Anti-gay crimes rarely prosecuted in Texas by name
When Ruth Clattenburg found her son inside the apartment they shared off West Bitters Road the morning of February 21, 2010, he'd been dead for hours. Shot execution-style in the back of the head, Troy Martinez Clattenburg, 24, was propped up against a dryer in the hallway between his bedroom and bathroom in boxers and a T-shirt. After frantically notifying neighbors, the mother rushed back to the apartment to cover her son with his favorite blanket, trying to warm the cold body.
When details of the crime first began to surface, Clattenburg's death seemed to be textbook example of murder sparked by anti-gay hate. Cody Carmichael, who was eventually charged, convicted, and sent to prison for the murder, told police Clattenburg made an unwanted pass at him as he and another friend drank and smoked pot inside Clattenburg's apartment. Carmichael told investigators he left, borrowed a black .380-caliber handgun from the friend, and returned to the apartment. When Clattenburg turned his back after opening the door, Carmichael fired a single round. According to an investigator's report, Carmichael told police that Clattenburg "did not see it coming."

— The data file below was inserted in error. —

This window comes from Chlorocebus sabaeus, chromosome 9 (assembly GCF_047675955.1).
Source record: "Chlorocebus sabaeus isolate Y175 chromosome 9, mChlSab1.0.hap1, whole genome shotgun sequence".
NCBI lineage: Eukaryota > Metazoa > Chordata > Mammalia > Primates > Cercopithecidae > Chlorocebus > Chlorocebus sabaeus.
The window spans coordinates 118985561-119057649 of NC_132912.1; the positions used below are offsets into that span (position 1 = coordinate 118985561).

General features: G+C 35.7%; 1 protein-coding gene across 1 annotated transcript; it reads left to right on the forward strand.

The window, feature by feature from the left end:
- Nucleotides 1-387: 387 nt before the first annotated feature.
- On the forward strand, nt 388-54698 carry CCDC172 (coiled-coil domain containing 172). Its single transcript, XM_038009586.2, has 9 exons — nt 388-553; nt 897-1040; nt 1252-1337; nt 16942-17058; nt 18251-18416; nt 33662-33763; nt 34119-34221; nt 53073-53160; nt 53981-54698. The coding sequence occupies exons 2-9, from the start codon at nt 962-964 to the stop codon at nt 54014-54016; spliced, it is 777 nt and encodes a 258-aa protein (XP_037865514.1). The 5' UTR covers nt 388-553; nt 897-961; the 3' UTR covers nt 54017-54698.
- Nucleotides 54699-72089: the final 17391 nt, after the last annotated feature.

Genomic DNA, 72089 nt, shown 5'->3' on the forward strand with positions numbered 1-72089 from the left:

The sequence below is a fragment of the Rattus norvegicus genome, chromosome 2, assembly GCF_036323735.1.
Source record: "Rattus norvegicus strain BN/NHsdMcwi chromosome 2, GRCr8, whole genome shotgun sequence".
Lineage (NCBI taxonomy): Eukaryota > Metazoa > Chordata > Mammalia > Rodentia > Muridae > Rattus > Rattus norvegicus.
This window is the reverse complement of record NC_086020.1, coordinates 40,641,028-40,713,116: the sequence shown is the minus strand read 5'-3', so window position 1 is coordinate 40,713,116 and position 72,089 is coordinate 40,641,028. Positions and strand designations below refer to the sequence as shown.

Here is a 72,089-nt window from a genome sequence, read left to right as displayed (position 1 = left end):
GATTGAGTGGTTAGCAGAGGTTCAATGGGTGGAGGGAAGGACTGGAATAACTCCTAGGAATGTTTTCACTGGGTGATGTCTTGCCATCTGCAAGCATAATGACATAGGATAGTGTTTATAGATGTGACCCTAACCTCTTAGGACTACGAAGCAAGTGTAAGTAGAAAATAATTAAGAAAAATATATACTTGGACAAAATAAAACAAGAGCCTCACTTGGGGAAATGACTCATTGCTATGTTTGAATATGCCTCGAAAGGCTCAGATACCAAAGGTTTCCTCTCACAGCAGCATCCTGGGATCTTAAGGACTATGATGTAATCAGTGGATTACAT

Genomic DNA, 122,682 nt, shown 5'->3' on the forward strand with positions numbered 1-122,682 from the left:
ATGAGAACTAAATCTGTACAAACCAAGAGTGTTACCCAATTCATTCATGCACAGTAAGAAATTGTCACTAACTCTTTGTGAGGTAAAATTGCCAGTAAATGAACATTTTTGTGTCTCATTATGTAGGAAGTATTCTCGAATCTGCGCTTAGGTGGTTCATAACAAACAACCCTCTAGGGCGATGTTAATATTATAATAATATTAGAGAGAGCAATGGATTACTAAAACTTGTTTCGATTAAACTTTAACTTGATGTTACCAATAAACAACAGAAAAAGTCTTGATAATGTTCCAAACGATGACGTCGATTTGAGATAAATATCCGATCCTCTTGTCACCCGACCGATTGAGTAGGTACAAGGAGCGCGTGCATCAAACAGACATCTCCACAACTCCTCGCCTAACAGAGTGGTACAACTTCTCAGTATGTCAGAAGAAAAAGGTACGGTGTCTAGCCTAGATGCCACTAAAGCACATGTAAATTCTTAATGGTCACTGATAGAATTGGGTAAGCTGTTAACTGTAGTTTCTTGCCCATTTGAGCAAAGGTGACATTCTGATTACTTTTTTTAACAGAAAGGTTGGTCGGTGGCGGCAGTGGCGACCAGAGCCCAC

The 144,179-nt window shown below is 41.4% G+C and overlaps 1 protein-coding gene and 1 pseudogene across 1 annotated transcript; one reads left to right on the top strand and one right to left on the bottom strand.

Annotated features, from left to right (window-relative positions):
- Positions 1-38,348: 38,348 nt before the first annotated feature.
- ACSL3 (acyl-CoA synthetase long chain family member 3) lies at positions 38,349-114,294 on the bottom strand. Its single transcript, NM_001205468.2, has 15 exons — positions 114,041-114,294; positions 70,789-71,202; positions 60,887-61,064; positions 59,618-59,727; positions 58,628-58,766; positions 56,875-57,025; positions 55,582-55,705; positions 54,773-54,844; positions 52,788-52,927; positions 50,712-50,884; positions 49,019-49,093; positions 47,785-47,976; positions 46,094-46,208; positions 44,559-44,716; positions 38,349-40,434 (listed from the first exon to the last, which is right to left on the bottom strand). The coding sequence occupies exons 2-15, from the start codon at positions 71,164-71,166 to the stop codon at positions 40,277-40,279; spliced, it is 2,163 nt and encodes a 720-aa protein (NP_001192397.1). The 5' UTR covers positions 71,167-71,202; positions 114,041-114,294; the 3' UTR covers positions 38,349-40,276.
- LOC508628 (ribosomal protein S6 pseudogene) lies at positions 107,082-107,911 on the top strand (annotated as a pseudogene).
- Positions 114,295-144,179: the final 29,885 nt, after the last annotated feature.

Clattenburg's mother never went back inside the apartment after her haunting discovery. And in the two years since the murder relatives of Clattenburg, along with local activists, have criticized authorities for not prosecuting the murder as a hate crime, either at the state or federal level.
Although the family "wanted a hate-crimes charge from day one," as Clattenburg's sister Ginger Hicks put it, the family never got one. "Hate-crimes laws were passed to protect people like my brother Troy, and who are they protecting if nobody's familiar with it and nobody's using it?" Hicks asked.
"It's obviously too late for Troy, but what about preventing other tragedies?"